|Electric Field Control of Local Ferromagnetism with a Magnetoelectric Multiferroic|
Magnetoelectric multiferroics—materials that simultaneously show some form of magnetic and ferroelectric order—have excited condensed-matter researchers worldwide with the promise of coupling between magnetic and electric order parameters. A Berkeley–Stanford–Swiss group has now used the multiferroic bismuth–iron–oxygen compound BiFeO3 (BFO) to explore electrical control of magnetism through exchange coupling with a ferromagnet. Their experiments reveal the possibility of controlling ferromagnetism with an electric field at room temperature, a capability that could result in new and novel devices for magnetic data storage, spintronics, and high-frequency magnetic devices.
BFO is an antiferromagnetic, ferroelectric multiferroic with a Néel temperature of about 370ºC and a Curie temperature near 820ºC, respectively. Like a ferromagnet, which has a spontaneous magnetic dipole moment, a ferroelectric has a spontaneous electric dipole moment or electric polarization. The researchers developed a simple heterostructure device on a strontium titanate substrate to achieve deterministic control of ferromagnetism in a film of the cobalt–iron compound Co0.9Fe0.1 with an in-plane electric field applied to an underlying BFO layer. Growth of the Co0.9Fe0.1 film in a magnetic field aligned the initial ferromagnetic domains with the field, establishing a reference orientation (uniaxial anisotropy). Then, field pulses applied via in-plane strontium ruthenate electrodes reoriented (switched) the ferroelectric domains in the BFO.
The experiment made use of two types of electromagnetic coupling phenomena that are manifested in this type of heterostructure. The first is an internal, magnetoelectric coupling between antiferromagnetism and ferroelectricity in the BFO film that couples the film’s ferroelectric to its antiferromagnetic order. The second is based on exchange interactions at the interface between the two materials that couples the antiferromagnetic order of the BFO to the ferromagnetic order of the Co0.9Fe0.1. The researchers probed the inter-dependent coupling between these orders with piezo-response force microscopy (PFM) and photoemission electron microscopy (PEEM) at ALS Beamline 7.3.1.
In-plane PFM images of the BFO layer for this device structure in the as-grown state and after the application of electrical field pulses revealed the presence of a set of two stripe-like ferroelectric domains running at 45° to the in-plane contacts that switch by 90° back-and-forth in a repeatable fashion. Analysis of the intensity distribution in the PEEM images of the Co0.9Fe0.1—based on x-ray circular dichroism contrast at the cobalt L-edge—in the same sequence enabled the group to determine the direction of its local magnetization. The observations strongly indicated that the average magnetization direction in the ferromagnet rotated by 90° upon the application of the electric field to the BFO. Upon switching the BFO once again, the average magnetization direction changed back to the original state.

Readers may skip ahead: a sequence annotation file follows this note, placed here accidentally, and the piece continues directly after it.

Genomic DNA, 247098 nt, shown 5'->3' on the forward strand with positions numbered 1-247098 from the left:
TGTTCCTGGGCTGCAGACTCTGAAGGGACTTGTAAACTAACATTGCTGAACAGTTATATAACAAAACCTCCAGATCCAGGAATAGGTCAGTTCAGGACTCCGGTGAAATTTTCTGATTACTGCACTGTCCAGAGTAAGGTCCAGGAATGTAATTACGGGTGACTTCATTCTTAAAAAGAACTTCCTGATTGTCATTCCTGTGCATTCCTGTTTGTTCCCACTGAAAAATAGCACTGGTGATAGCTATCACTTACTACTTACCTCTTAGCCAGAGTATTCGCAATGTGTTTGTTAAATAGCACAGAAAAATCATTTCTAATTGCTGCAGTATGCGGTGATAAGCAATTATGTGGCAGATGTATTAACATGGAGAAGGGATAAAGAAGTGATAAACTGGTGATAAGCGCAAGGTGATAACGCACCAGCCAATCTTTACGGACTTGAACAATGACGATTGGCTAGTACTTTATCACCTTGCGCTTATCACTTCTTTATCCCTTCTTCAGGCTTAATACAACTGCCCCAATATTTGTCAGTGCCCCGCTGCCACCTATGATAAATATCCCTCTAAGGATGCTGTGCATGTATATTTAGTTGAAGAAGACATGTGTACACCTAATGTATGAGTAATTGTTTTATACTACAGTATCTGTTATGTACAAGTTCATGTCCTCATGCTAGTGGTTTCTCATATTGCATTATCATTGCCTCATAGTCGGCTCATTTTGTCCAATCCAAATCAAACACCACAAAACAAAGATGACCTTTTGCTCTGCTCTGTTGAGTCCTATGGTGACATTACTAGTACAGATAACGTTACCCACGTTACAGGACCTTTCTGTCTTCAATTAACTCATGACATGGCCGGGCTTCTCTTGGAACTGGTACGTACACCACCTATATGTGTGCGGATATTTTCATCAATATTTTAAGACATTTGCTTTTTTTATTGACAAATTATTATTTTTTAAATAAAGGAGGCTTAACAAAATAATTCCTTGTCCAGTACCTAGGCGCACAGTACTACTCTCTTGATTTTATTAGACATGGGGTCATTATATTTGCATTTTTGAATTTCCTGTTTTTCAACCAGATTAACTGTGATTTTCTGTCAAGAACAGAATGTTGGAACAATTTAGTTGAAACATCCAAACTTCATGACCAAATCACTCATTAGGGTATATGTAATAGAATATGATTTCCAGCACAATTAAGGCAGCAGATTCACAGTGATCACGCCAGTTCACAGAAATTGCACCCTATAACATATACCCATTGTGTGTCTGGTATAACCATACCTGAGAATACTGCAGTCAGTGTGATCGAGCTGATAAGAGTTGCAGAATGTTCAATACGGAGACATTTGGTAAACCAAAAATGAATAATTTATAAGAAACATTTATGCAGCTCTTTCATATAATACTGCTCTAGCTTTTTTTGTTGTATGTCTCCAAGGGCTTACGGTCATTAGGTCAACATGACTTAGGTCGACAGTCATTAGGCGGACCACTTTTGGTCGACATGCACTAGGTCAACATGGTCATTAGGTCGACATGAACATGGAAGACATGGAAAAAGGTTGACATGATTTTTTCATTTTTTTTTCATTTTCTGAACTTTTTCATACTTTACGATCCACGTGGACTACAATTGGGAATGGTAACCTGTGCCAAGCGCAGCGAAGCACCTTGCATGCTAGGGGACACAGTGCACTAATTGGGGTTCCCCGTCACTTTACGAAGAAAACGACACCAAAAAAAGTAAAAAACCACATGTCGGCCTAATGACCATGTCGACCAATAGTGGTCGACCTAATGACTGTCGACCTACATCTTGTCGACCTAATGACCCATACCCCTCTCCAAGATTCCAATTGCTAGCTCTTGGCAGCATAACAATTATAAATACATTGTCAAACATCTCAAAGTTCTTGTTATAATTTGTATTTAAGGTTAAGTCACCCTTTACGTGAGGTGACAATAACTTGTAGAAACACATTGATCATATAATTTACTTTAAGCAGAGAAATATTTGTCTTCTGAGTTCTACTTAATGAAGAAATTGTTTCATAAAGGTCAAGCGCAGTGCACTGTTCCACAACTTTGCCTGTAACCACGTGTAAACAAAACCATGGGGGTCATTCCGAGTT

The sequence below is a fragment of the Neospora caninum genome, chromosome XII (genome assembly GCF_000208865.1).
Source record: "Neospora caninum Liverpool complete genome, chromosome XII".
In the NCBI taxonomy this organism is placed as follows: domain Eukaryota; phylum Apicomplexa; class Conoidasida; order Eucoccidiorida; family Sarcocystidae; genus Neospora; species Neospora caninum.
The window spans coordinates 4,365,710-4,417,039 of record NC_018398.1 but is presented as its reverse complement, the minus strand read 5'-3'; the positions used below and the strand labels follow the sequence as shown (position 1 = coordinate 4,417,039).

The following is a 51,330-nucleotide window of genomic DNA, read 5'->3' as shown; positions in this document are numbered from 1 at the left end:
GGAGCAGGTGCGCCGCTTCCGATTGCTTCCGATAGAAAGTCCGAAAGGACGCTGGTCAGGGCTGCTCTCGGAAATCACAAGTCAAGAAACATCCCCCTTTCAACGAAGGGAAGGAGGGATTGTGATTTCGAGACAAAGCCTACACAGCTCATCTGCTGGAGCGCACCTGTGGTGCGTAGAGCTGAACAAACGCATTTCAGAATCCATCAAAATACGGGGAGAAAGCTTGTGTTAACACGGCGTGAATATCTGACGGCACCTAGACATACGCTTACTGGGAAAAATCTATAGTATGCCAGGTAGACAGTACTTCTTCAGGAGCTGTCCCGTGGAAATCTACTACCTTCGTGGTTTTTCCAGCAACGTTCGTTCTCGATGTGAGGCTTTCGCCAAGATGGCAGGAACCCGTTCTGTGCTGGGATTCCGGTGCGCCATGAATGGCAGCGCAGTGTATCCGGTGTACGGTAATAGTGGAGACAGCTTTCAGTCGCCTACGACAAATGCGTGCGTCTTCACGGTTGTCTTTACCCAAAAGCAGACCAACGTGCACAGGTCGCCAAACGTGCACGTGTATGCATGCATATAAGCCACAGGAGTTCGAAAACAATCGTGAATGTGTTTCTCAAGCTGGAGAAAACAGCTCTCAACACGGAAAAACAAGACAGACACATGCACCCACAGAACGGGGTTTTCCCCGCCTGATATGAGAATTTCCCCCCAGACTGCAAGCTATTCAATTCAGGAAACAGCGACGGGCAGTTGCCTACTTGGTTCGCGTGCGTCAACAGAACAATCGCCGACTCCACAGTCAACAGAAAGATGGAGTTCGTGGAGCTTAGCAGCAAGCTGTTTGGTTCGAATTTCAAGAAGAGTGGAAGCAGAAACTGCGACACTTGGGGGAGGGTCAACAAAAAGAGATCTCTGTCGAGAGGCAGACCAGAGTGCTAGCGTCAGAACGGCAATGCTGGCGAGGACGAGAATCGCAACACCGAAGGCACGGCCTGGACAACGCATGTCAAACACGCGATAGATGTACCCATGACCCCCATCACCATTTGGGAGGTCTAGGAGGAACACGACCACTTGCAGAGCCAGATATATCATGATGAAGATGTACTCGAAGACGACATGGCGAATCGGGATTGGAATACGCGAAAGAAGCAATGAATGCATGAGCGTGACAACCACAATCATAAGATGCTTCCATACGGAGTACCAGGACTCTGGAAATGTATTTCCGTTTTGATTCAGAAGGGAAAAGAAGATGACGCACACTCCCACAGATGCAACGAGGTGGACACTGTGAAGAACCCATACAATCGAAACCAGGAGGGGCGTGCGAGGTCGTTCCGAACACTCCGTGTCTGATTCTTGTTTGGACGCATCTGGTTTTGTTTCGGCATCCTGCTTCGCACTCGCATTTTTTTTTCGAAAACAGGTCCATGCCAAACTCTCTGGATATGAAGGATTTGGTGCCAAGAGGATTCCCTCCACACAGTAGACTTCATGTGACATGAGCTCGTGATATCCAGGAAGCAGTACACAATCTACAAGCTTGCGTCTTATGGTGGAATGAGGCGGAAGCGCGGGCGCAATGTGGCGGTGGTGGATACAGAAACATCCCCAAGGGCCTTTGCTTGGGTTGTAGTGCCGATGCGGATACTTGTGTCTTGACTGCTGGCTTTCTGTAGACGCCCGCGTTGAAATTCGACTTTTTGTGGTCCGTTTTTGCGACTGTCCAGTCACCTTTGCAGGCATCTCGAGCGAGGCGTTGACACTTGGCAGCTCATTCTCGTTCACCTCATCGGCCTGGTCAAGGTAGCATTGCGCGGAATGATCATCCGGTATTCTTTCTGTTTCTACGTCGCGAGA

Comparing the two techniques revealed strong correlation between the ferroelectric domains in the BFO and ferromagnetic domains in the Co0.9Fe0.1, mediated by the collinear coupling between the magnetization in the ferromagnet and the projection of the antiferromagnetic order in the multiferroic. In short, the matching of the domains suggests the ability to control ferromagnetism with an applied electric field. This represents a significant advance in the field of multiferroics, as it marks the first demonstration of a possible room-temperature application to utilize multiferroic materials in a novel new device.
The authors caution that these promising results notwithstanding, the observations are still early in our understanding of the details of the coupling in such heterostructures. Furthermore, the exact details of factors such as the BFO surface roughness, shape and thickness of the Co0.9Fe0.1 layer, the magnitude of the applied magnetic field during the growth process, and most important, the magnitude of the antiferromatic-ferromagnetic coupling energy relative to other energy scales in this coupled system (magnetostatic energy and magnetocrystalline anisotropy energy) need to be carefully examined in future experimental and theoretical studies.
Research conducted by Y.-H. Chu, L.W. Martin , M.B. Holcomb, M. Gajek, Q. He, N. Balke, C.-H. Yang, Qian Zhan, P.-L. Yang, and R. Ramesh (Berkeley Lab and University of California, Berkeley); S.-J. Han, D. Lee, W. Hu, and S.X. Wang (Stanford University); A. Fraile-Rodríguez (Swiss Light Source); and A. Scholl (ALS).
Research funding: U.S. Department of Energy, Office of Basic Energy Sciences; the Western Institute of Nanoelectronics; and National Center for Electron Microscopy, Berkeley Lab.
Publication about this research: Y.-H. Chu, L.W. Martin, M.B. Holcomb, M. Gajek, S.-J. Han, Q. He, N. Balke, C.-H. Yang, D. Lee, W. Hu, Q. Zhan, P.-L. Yang, A. Fraile-Rodríguez, A. Scholl, S.X. Wang, and R. Ramesh, "Electric-field control of local ferromagnetism using a magnetoelectric multiferroic," Nature Mater. 7, 478 (2008).